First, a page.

The small, rudimentary sign for Calhoun Vapor, an e-cigarette store in Uptown New Orleans, is hard to see at first glance. It slumps against the lower corner of the store’s front window in what seems to be a nod to the inchoate nature of the two-week-old business.
Inside, the walls are barren, except for portraits of celebrities like Jimi Hendrix exhaling plumes of smoke. Music trickles out of a silver laptop. Behind a wooden bar, there are shelves full of tiny vials of nicotine-infused liquid, with labels like “Space Jam” and “Cosmic King.”
“I got off cigs about two years ago, and I was just profoundly grateful,” the store’s owner, Holland Counce, 25, said Thursday as he exhaled a cloud from a silver vaporizer the size of an electric toothbrush. “Two weeks later, I was on a treadmill for the first time in years.”
Counce, who recently graduated from UNO and had considered becoming a stockbroker, is one of a growing number of New Orleanians who have dumped traditional cigarettes for e-cigarettes.
He’s also representative of a raft of entrepreneurs, many former smokers, who are attempting to cash in on the ballooning e-cigarette craze that is taking hold in the city and the nation.
Though there’s no official tally of how many e-cigarette stores exist in the New Orleans area, store owners estimate there are about a dozen. At least three have opened in the past month, and industry stakeholders say they expect the stores to proliferate as the market for e-cigarettes expands.
Though e-cigarettes use a range of ingredients, they typically consist of a mixture of propylene glycol, vegetable glycerin, flavoring and nicotine. The ingredients are heated by a battery-powered device into a vapor that’s inhaled into the lungs.
The products, heralded by enthusiasts as a wonder substance capable of helping smokers quit traditional cigarettes, have been targeted for regulation by the Food and Drug Administration and decried as unsafe by some anti-smoking organizations.
New Orleans has been, by most accounts, late to the e-cigarette trend — in part because traditional cigarettes are still relatively common here — but it’s now following the path of many other cities across the nation that have been inundated by e-cigarette enterprises ranging from boutique tasting bars to large-scale stores.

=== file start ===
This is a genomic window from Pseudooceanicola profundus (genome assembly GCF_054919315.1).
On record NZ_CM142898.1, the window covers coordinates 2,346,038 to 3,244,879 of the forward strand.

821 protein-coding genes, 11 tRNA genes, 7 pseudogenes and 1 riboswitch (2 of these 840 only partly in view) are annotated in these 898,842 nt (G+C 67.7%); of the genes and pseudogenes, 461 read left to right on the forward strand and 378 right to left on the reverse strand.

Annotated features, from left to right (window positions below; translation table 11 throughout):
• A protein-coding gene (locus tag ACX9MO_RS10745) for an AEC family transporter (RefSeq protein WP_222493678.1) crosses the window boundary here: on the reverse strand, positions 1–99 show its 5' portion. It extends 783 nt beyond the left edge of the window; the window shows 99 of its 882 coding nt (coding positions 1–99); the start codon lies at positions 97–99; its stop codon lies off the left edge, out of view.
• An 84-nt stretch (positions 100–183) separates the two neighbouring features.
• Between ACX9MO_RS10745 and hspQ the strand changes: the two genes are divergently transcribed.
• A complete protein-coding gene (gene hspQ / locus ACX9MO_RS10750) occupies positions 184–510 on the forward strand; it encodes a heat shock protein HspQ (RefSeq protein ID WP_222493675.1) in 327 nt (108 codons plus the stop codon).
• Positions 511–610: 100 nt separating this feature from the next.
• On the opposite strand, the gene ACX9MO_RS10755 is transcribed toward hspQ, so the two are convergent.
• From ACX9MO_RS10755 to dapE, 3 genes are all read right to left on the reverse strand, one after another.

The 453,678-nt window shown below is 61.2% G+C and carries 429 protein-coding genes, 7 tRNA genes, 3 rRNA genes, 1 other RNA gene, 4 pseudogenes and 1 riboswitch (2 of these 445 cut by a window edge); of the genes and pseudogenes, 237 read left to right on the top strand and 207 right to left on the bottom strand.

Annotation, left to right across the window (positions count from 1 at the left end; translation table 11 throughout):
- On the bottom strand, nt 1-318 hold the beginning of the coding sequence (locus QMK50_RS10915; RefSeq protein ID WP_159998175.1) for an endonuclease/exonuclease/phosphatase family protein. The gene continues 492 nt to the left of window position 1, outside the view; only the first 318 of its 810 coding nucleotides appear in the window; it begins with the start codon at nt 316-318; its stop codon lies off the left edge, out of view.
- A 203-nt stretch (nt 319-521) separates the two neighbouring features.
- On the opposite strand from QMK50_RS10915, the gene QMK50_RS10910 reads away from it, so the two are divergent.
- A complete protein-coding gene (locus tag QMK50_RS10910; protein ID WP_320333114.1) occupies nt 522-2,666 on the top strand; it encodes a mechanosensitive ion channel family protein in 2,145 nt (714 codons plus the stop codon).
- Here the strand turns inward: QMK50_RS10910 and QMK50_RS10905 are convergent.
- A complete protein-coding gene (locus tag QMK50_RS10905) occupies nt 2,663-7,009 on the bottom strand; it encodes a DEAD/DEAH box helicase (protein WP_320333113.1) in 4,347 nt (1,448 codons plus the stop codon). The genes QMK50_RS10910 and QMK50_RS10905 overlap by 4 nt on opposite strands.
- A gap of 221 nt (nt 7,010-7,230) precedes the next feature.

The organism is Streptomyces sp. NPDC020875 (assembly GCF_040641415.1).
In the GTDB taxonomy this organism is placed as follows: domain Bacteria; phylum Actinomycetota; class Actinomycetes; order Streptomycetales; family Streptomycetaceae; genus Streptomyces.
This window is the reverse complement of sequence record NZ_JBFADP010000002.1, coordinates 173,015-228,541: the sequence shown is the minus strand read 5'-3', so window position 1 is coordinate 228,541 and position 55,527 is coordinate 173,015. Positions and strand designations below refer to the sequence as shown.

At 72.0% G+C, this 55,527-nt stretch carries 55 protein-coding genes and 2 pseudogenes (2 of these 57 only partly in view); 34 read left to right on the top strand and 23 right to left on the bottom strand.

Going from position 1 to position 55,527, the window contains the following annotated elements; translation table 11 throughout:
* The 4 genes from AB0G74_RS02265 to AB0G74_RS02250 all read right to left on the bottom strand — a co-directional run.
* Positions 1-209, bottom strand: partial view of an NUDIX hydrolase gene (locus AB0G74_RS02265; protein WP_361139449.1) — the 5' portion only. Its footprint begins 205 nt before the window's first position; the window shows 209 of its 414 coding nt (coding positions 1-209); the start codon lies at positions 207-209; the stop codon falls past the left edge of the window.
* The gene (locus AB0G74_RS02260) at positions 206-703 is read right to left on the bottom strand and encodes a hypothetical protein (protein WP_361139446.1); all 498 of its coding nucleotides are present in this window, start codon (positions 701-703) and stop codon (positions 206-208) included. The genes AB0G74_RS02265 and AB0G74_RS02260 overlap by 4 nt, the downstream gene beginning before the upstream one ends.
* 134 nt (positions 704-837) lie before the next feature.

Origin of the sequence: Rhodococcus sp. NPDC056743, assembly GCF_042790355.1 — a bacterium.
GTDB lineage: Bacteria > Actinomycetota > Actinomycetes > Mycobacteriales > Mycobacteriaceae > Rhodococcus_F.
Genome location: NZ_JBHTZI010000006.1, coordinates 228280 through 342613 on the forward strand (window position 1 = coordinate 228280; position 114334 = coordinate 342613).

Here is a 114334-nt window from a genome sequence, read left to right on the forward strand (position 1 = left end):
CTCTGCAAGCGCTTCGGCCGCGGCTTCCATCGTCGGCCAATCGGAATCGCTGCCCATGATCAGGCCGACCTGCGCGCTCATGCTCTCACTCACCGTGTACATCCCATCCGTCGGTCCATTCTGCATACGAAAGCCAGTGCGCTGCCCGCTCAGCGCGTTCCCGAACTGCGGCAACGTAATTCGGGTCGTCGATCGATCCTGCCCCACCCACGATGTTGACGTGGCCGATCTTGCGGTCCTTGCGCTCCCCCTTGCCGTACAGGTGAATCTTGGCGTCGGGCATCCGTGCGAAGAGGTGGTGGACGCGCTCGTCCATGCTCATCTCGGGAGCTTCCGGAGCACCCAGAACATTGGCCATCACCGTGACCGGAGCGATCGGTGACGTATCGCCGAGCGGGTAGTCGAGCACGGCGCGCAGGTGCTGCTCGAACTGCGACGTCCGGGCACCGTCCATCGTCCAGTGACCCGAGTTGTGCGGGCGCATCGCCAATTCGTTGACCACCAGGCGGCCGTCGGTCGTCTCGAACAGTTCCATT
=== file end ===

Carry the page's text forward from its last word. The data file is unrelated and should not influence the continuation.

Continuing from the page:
‘A life-changing event’
It’s hard to spend five minutes inside an e-cigarette or “vape” store without hearing a testimonial from someone about how happy quitting cigarettes has made him.
Jeff Weber, 37, the owner of the Vaping Tiger in Metairie, is no exception.
“It was a life-changing event,” Weber said of his switch to e-cigarettes a few years ago. A pack-a-day smoker since he was a kid, the Metairie native and graduate of Rummel High School got turned on to e-cigarettes while living in California.
Weber, who previously worked as a photography professor, decided he wanted to operate a store in his hometown.
The Vaping Tiger opened about a month ago. Weber said he was prepared to lose money for the first few months, but he’s been surprised at how quickly the business has grown. “I’m $20 short of breaking even,” he said of his finances for his first month.
Weber’s shop features a “tasting bar,” where vapers can peruse dozens of nicotine flavors ranging from chocolate-covered strawberry to the fruity-tasting Crescent City Cocktail.
The establishment feels more like a cocktail lounge then a smoke shop, and the three customers hanging out at the bar on a recent weekday raved about how much better they felt vaping instead of smoking.
“I gagged,” Adam Rogers, 27, said of what happened when he recently tried to smoke a tobacco cigarette.
Rogers said he was smoking two to three packs a day when he quit; now he’s playing beach volleyball, something he said would have been impossible before.
Weber and other owners of vape shops are careful not to say their products are smoking-cessation tools, as the efficacy of e-cigarettes in quitting smoking has yet to be studied by the FDA. But most e-cigarette users make the switch because they’re trying to escape the tar and carcinogens of typical cigarettes and perceive vaping to be a healthier habit.
According to Weber, the liquid is available in numbered strengths ranging from 24 — about the strength of a cigarette — to nicotine-free, allowing smokers to taper down.
“I will slowly step them down until they’re at a comfortable level,” he said.